Olympiakos press excellently, Manchester United lack of midfield quality exposed

Manchester United slumped to an embarrassing 2-0 Champions League defeat at Olympiakos in the first leg of their round of 16 tie. The win puts the Greek champions in a solid position to advance to their first Champions League quarterfinal since 1999- the only other time they've achieved that feat.

What will be so concerning for David Moyes's side is that the scoreline was an accurate reflection of the contest- United were dominated by a side that recently sold its leading scorer Kostas Mitroglou to Fulham and whose second leading scorer Javier Saviola was out with an injury.

United's lack of midfield creativity was exposed yet again. Juan Mata is cup tied with Chelsea and therefore ineligible so Moyes opted for two natural wingers in Ashley Young and Antonio Valencia in the wide midfield positions in his 4-2-3-1. Unlike a number of modern wide players that often tuck inside to receive passes between the lines, Young and Valencia keep wide positions and tend to receive the ball near the touch lines. This was an issue for United today because Olympiakos pressed excellently in midfield. Olympiakos also played a 4-2-3-1 so the battle was 3 v. 3 in midfield. Alejandro Dominguez and Giannis Maniatis pressed United's two holding midfielders Michael Carrick and Tom Cleverley while Delvin Ndinga sat just in front of the back four and checked the runs of Wayne Rooney- who was playing the #10 off of Robin Van Persie- between the lines. With Young and Valencia maintaining wide positions, it made Ndinga's job tracking the movement of Rooney less difficult than it should have been because he only ever had Rooney to worry about in central areas. Had a player like Shinji Kagawa started on the left he'd have tucked in field towards Rooney to allow United to overload the midfield in Ndinga's central zone.

With Ndinga being allowed to closely track Rooney without having to worry about Young or Valencia tucking inside to receive possession either side of him, United had no forward passing options when they had the ball in deep positions. The pressing of Dominguez and Mantiatis on Cleverley and Carrick forced the two United holding midfielders into making hurried decisions- they could either go backwards or loft hopeful straight balls into the final third. Much has been made about the lack of quality in the middle of midfield for United and this performance will do little to silence those assertions- Carrick got on the ball plenty but wasn't able to dictate the pace of the game and Cleverley made too many poor passes and was dispossessed too frequently. Carrick completed 89 passes but only 12 of those were into the attacking third.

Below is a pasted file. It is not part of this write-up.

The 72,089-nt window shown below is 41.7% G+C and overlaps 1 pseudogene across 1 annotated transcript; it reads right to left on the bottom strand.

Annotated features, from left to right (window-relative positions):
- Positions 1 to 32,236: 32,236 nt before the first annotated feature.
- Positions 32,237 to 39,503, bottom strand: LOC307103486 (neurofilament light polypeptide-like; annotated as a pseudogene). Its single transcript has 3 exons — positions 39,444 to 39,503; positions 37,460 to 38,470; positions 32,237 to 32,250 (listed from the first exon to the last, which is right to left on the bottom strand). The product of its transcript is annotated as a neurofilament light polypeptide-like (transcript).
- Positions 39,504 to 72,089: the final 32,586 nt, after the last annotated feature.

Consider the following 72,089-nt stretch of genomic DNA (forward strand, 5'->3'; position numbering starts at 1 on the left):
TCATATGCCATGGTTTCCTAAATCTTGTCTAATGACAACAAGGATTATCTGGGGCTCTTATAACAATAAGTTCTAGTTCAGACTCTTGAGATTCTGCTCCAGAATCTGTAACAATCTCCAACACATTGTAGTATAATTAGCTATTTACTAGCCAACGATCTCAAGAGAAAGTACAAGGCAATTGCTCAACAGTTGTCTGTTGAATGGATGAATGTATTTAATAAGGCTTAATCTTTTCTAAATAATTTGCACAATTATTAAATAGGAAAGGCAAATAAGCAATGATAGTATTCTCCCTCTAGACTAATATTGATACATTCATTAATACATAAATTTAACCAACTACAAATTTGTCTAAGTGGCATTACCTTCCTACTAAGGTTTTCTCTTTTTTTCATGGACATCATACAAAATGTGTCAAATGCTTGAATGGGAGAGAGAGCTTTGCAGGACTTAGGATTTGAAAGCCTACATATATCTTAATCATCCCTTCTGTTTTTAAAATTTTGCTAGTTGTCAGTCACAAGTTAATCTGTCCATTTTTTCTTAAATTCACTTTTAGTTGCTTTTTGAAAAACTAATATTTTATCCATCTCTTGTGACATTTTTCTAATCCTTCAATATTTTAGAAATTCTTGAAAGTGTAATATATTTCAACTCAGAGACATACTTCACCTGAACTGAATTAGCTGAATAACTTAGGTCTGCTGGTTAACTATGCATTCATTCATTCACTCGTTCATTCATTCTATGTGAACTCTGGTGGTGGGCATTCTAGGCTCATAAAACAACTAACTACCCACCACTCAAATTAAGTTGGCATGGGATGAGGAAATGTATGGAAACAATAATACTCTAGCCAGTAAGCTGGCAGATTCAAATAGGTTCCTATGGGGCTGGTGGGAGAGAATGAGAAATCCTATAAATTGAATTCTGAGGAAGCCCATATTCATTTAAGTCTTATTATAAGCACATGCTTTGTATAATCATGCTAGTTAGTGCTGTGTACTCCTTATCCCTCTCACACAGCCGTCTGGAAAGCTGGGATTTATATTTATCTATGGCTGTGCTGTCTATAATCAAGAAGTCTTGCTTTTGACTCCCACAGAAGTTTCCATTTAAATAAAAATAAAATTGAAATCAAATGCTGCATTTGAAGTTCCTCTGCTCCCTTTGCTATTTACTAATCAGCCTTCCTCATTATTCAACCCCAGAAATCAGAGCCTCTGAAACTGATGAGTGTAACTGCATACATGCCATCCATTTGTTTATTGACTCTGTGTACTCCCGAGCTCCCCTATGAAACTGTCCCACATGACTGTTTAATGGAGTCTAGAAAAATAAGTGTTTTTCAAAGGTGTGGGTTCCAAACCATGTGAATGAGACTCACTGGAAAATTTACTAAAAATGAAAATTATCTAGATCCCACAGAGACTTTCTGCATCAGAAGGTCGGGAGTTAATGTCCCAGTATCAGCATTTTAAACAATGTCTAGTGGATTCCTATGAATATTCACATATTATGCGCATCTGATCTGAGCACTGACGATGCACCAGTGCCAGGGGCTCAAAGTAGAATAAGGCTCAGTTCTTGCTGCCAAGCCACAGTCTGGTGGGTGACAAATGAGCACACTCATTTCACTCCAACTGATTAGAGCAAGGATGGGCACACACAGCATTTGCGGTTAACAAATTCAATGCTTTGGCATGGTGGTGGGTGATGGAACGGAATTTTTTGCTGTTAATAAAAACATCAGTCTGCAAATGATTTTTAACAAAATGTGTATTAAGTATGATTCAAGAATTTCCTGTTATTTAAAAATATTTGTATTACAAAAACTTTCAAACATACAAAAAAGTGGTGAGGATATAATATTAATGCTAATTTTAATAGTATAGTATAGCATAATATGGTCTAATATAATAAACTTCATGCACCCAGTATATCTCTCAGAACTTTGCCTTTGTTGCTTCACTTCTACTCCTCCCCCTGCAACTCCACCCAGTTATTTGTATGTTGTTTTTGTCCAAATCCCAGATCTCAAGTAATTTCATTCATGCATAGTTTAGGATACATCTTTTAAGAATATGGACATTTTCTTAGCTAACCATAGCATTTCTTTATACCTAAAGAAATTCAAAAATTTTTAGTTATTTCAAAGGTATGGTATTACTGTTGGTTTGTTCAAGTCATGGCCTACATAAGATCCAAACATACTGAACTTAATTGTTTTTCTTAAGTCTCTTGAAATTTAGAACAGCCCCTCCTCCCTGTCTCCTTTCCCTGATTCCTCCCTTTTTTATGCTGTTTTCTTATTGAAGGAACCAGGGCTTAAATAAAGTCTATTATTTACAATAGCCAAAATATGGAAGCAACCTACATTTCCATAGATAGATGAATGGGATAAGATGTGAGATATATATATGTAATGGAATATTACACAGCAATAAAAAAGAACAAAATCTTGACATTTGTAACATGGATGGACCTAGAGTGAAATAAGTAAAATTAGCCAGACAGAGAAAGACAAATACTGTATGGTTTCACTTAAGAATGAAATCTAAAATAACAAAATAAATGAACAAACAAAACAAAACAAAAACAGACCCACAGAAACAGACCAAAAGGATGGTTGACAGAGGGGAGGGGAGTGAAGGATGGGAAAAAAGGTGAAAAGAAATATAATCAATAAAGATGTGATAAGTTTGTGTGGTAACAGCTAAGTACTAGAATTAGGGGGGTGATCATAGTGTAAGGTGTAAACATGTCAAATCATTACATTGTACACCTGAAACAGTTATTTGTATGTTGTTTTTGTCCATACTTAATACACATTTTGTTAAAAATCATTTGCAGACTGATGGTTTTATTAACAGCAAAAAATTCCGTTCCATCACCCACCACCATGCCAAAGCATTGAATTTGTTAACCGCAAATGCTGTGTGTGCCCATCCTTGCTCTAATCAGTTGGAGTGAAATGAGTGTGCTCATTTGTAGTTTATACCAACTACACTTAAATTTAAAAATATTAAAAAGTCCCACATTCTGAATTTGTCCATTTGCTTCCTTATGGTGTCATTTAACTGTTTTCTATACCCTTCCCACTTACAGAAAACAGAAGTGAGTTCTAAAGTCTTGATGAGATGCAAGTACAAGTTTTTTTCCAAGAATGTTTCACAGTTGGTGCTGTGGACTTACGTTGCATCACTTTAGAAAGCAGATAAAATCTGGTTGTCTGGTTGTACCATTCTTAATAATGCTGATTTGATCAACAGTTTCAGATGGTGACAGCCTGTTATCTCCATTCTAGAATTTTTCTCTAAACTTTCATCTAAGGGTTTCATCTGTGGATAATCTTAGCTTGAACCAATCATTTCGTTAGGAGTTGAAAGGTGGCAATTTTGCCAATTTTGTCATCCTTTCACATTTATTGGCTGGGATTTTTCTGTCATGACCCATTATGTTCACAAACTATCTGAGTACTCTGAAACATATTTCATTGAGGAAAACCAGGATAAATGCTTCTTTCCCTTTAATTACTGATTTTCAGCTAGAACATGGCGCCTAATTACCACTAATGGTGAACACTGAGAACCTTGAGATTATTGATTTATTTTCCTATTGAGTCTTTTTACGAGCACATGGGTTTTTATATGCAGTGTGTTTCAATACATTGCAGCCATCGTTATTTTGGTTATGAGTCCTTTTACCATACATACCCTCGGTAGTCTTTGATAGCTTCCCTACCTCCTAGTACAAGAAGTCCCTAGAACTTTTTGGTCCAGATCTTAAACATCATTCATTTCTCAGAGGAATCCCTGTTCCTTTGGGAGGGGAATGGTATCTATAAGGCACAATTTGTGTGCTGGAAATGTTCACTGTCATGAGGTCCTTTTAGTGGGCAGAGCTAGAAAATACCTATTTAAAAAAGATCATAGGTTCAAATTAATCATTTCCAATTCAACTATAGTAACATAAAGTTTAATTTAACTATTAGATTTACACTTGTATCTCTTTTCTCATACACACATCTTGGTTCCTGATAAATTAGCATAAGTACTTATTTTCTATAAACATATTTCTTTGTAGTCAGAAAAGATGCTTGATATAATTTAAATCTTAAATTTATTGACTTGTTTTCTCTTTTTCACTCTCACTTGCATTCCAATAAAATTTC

Cleverley managed just 8 successful passes in the final third.

While these numbers are unimpressive, they weren't helped by United's static shape. Rooney was frequently the only pass for them to aim a forward pass to in the middle of the pitch. With Rooney tightly checked ny Ndinga however, he was frequently forced to drop in deep alongside the two holding midfielders in order to get on the ball, leaving United with no one to link play into Van Persie.

Olympiakos won't get enough credit for how well they pressed in midfield but it shouldn't have been quite so easy for them. Moyes certainly needs to spend money on a deeper midfielder to pair with Carrick but he's also making questionable tactical decisions. The inclusion of Kagawa would have made United more dynamic in the final third. He's good at tucking in from the flanks and positioning himself in dagerous pockets of space and has the quality to unlock a defense with his final ball. United were simply too rigid with Young and Valencia in the squad and were made to pay.